Several local firms have announced plans this year to rebrand, change names or otherwise overhaul their appearances. Chaffe McCall LLP recently rolled out a new logo. Our Lady of Holy Cross College became University of Holy Cross. And the New Orleans Zephyrs could become the New Orleans Baby Cakes, Crawfish, King Cakes, Night Owls or Po’Boys, among other names suggested in a renaming contest for the baseball team.

A company’s brand is “how you walk and talk and look,” said Eddie Snyder, chief creative director for PURE, an ad agency that recently moved into the Central Business District from New York City.

“It’s the ethos and pathos of a brand that comes across in the language and swagger and attitude. There’s an attitude, and you have to maintain that,” said Snyder, a former vice president and executive creative director at Peter Mayer Advertising who has worked with clients on branding.

“How will they like me? Why will they want to use me? Why do they want me on their counter, or why will they want to wear me?” he said.

Branding and re-branding can have varying outcomes, depending on whether a company’s product needs changes or it has failed its customers. It may not be necessary – ice cream giant Blue Bell survived its recent brush with listeria because of its tremendously loyal following, Snyder noted.

But other popular brands have had to re-adjust. Snyder recalls being hired to re-introduce Coke Zero after the company had spent “a tremendous amount of money” on initial ads that failed to convey how it was different from Coke.

“I think the most important thing is to be true to the consumer,” he said. “A lot of times with rebranding, you’re not (doing it) for the benefit of the CEO or board. You’re rebranding for the honor of the brand and the consumer – so the consumer can believe in you, so they want you in their lives, so you can develop a tighter, better relationship.”

After the 2010 oil spill, BP changed its logo into a greener, more organic image to foster a more favorable public opinion. Gap’s attempt to ignite more interest in its clothes ended with the firm reverting back to its more familiar logo. Radio Shack met the same fate when it morphed into “The Shack” in 2009.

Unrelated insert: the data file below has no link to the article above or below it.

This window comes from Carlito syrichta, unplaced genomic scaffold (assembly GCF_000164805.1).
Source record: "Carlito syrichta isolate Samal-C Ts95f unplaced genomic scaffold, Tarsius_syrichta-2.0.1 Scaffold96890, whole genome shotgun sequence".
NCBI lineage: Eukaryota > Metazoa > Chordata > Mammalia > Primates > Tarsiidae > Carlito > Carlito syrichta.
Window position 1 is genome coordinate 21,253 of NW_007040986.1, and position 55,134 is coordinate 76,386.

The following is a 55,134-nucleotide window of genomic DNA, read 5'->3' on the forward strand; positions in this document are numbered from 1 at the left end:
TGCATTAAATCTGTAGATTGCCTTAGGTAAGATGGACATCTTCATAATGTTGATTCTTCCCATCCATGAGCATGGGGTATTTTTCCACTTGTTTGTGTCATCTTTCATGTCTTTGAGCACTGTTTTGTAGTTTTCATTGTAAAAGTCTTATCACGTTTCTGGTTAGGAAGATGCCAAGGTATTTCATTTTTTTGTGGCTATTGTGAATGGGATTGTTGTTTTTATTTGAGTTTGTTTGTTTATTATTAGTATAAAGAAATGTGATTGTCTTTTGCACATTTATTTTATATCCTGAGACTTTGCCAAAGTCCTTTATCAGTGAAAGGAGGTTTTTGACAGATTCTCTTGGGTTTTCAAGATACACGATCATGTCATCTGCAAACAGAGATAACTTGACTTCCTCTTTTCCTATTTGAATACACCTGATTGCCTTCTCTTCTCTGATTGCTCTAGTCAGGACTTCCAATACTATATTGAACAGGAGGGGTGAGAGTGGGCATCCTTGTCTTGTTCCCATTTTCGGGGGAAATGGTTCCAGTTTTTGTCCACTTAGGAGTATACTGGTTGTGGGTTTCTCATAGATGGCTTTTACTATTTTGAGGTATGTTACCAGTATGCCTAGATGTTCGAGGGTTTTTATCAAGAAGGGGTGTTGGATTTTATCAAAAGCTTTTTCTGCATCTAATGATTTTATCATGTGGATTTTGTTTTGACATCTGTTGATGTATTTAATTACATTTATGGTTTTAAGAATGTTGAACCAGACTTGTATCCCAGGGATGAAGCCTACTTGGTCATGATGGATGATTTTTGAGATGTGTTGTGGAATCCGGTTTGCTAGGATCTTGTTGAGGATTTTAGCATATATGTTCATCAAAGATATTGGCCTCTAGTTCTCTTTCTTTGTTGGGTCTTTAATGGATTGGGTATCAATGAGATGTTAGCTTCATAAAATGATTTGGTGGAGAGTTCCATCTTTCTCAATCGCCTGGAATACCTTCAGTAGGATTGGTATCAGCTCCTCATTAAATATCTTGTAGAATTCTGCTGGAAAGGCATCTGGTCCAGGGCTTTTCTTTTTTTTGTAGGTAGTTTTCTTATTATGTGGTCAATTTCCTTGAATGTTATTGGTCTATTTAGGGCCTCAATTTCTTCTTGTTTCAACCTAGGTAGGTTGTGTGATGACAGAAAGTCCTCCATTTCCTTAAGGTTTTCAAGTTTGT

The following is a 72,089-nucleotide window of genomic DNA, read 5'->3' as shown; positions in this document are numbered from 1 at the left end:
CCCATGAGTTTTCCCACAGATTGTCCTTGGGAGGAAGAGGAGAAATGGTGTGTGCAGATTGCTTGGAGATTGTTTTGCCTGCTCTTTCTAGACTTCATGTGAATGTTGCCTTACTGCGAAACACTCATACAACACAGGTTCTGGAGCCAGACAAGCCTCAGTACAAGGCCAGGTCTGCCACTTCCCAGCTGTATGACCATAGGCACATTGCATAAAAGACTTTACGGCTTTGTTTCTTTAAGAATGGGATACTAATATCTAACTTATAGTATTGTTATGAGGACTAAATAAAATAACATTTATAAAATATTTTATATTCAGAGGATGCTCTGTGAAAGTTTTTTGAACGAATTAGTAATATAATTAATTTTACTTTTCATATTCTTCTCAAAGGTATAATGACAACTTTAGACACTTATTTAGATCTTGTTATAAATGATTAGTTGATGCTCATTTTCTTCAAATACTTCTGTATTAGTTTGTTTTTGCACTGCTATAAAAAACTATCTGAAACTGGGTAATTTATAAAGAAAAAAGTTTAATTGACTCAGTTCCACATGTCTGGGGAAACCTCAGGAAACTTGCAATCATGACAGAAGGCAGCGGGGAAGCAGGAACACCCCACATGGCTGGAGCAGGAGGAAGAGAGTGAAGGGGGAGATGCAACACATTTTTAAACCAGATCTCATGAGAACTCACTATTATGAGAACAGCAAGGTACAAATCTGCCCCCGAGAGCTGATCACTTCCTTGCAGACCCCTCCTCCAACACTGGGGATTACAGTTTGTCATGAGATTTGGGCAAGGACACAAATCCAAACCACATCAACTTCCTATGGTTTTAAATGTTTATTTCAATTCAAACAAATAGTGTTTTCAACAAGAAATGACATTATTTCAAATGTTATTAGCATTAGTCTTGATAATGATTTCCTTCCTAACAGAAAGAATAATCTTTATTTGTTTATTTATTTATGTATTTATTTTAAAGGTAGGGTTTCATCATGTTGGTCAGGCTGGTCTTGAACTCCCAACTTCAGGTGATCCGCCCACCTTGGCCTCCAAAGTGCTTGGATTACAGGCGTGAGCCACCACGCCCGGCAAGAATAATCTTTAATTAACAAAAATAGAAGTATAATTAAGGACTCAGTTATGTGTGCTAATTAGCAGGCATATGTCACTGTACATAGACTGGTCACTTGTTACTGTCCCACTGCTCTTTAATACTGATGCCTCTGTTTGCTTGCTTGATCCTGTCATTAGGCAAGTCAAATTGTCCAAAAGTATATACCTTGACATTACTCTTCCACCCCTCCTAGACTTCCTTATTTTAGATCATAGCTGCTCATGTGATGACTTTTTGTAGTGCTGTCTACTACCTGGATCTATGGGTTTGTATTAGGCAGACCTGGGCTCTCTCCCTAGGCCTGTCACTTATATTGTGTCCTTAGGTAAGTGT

Elyria Kemp, associate professor of marketing at the University of New Orleans, recommends that companies consider if rebranding is necessary, since consumers “equate a steady brand with reliability.” A rebranding effort may be needed more if the firm is merging with or acquiring another, or if its target audience has changed, or if the company is undergoing a philosophical shift, she said.

That was the case with the New Orleans Pelicans’ name change, which “was supposed to represent and embody the culture and resolve of the Gulf Coast, and it also symbolized Louisiana’s coastal restoration initiative,” she said.

In Lucid’s case, the firm’s leaders spoke with shareholders and employees before rebranding. The process included a new website and logo, redesigned business cards and signage and changes to the office. Clients were notified before the news was circulated to the media.

But most importantly, Lucid’s staff got on board first, Brooks said.

“It was received incredibly well,” said Brooks, who has helped other firms rebrand. “It was having a core brand that everyone could be proud of.”

“My advice is, do your work beforehand,” she added. “Don’t leap before you look. Talk to stakeholders and employees, get input from your customers. Really figure out who are you today, who do you want to be tomorrow?”

Walking the wire

You have to make a reaction. You have to surprise. You have to astonish yourself. Be always on a wire, a thread. – Jean-Louis Dumas of Hermès

Be an artist, not a marketer

When you create art, it rings with truth and authenticity. When you create “marketing”, it often rings hollow.

If we lose sight of art in the rush of business, we suffer for it as marketers, even if our business seems an “ordinary” one.